Common Criteria is a framework in which computer system users can specify their security functional and assurance requirements, vendors can then implement and/or make claims about the security attributes of their products, and testing laboratories can evaluate the products to determine if they actually meet the claims. In other words, Common Criteria provides assurance that the process of specification, implementation and evaluation of a computer security product has been conducted in a rigorous and standard manner.
Target Of Evaluation (TOE) - the product or system that is the subject of the evaluation.
The evaluation serves to validate claims made about the target. To be of practical use, the evaluation must verify the target´s security features. This is done through the following:
Protection Profile (PP) - a document, typically created by a user or user community, which identifies security requirements for a class of security devices (for example, smart cards used to provide digital signatures, or network firewalls) relevant to that user for a particular purpose. Product vendors can choose to implement products that comply with one or more PPs, and have their products evaluated against those PPs. In such a case, a PP may serve as a template for the product´s ST (Security Target, as defined below), or the authors of the ST will at least ensure that all requirements in relevant PPs also appear in the target´s ST document. Customers looking for particular types of products can focus on those certified against the PP that meets their requirements.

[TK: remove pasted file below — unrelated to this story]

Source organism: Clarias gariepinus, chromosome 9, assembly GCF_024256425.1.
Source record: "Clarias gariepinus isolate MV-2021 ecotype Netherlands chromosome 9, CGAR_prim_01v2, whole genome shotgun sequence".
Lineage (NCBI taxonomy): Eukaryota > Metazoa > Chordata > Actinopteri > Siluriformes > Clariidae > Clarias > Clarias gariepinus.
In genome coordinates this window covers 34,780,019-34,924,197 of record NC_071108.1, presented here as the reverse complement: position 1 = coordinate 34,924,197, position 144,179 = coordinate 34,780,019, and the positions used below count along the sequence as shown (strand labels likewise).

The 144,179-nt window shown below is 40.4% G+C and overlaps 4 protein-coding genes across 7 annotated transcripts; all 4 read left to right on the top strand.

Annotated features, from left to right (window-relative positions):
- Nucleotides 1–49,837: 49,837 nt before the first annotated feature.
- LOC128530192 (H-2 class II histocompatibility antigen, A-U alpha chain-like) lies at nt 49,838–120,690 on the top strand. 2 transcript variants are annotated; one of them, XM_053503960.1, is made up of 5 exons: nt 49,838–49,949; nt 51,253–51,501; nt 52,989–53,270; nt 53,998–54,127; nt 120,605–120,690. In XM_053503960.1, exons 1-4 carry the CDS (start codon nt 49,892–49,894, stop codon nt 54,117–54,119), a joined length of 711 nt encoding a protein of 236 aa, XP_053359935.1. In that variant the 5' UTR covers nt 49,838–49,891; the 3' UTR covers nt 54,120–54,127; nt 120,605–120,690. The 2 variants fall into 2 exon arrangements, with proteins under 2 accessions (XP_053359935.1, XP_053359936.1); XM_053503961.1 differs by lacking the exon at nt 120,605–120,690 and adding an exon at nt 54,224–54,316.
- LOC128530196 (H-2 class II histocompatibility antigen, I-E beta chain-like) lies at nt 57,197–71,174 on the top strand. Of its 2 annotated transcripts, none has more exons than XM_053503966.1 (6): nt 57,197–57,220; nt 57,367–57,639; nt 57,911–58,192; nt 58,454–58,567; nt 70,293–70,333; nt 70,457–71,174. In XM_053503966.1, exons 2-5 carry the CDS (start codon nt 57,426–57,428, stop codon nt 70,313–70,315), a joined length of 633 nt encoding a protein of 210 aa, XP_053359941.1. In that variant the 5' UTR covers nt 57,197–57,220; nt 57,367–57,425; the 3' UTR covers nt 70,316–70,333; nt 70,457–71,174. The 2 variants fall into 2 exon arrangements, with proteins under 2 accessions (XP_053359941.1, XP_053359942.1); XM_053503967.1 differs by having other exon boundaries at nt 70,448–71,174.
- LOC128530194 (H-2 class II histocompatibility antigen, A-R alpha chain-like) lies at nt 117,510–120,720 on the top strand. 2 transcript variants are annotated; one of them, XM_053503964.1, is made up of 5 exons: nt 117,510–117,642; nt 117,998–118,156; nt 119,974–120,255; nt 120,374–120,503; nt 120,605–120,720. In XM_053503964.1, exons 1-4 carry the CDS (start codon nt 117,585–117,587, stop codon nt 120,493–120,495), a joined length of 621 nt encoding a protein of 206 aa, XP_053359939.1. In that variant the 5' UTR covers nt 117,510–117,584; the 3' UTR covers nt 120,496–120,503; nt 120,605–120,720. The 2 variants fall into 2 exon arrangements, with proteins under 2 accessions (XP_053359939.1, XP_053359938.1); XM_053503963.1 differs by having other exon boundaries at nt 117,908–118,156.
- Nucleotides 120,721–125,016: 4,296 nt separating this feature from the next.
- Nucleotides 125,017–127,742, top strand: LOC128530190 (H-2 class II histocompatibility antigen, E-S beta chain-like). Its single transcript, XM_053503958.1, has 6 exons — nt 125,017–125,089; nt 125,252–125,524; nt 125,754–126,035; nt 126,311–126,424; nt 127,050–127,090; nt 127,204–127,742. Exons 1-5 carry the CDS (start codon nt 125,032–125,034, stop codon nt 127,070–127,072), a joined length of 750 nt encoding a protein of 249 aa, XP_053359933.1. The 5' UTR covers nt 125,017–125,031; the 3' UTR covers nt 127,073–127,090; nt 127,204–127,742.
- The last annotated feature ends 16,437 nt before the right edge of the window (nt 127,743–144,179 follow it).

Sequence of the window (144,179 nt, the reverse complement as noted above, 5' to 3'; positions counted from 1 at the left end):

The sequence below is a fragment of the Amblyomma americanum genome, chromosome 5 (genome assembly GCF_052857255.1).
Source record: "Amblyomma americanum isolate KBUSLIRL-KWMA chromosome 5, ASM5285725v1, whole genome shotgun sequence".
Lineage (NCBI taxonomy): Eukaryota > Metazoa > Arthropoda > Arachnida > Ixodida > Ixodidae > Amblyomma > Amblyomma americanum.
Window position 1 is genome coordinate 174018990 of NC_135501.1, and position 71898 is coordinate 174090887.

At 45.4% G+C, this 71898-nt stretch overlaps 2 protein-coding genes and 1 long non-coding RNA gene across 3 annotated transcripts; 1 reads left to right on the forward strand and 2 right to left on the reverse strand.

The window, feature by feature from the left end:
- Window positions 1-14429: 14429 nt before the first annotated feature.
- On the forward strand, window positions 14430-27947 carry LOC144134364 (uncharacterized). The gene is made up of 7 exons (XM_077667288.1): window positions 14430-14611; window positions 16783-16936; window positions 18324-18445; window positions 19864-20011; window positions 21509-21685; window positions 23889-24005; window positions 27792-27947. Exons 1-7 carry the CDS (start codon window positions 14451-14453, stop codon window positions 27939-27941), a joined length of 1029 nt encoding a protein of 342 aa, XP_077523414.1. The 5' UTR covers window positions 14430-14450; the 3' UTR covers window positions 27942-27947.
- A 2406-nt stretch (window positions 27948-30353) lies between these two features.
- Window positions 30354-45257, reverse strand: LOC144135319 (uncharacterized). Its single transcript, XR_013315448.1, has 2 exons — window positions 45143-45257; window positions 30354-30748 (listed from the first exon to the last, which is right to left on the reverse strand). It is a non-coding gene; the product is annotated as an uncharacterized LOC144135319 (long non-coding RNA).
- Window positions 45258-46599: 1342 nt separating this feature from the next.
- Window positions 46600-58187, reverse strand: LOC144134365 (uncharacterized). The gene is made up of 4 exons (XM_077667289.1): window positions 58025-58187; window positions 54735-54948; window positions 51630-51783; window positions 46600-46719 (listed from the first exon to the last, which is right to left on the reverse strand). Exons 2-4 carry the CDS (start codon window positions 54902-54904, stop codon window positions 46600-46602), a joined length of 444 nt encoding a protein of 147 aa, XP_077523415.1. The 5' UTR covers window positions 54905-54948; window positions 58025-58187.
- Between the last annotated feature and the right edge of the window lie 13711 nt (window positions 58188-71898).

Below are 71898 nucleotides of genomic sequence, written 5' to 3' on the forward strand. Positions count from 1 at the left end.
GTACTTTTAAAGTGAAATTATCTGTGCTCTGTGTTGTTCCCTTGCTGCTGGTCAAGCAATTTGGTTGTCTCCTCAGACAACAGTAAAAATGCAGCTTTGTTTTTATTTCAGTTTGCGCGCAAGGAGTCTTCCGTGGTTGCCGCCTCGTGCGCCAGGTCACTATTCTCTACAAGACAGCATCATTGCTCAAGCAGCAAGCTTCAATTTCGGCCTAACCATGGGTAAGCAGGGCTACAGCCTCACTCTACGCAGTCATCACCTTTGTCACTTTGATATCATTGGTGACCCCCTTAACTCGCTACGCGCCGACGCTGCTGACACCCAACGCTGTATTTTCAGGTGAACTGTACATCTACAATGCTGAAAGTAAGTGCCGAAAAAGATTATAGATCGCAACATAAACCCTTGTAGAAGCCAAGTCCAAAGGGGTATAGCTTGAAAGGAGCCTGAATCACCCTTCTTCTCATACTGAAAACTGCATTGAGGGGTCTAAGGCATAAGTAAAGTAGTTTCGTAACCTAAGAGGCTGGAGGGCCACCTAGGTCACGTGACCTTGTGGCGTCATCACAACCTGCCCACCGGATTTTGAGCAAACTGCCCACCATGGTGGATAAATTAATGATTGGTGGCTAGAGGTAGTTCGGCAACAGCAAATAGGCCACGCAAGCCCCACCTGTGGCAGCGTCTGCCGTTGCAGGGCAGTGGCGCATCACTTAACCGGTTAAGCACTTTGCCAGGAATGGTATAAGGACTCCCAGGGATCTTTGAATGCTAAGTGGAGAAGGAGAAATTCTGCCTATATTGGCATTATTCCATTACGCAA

Security Target (ST) - the document that identifies the security properties of the target of evaluation. It may refer to one or more PPs. The TOE is evaluated against the Security Functional Requirements established in its ST.
This allows vendors to tailor the evaluation to accurately match the intended capabilities of their product.
Security Functional Requirements (SFRs) - specify individual security functions which may be provided by a product. The Common Criteria presents a standard catalogue of such functions.
The evaluation process also tries to establish the level of confidence that may be placed in the product´s security features through quality assurance processes:
Security Assurance Requirements (SARs) - descriptions of the measures taken during development and evaluation of the product to assure compliance with the claimed security functionality.
Evaluation Assurance Level (EAL) - the numerical rating describing the depth and rigor of an evaluation. Each EAL corresponds to a package of security assurance requirements which covers the complete development of a product, with a given level of strictness.
Common Criteria lists seven levels, with EAL 1 being the most basic and EAL 7 being the most stringent.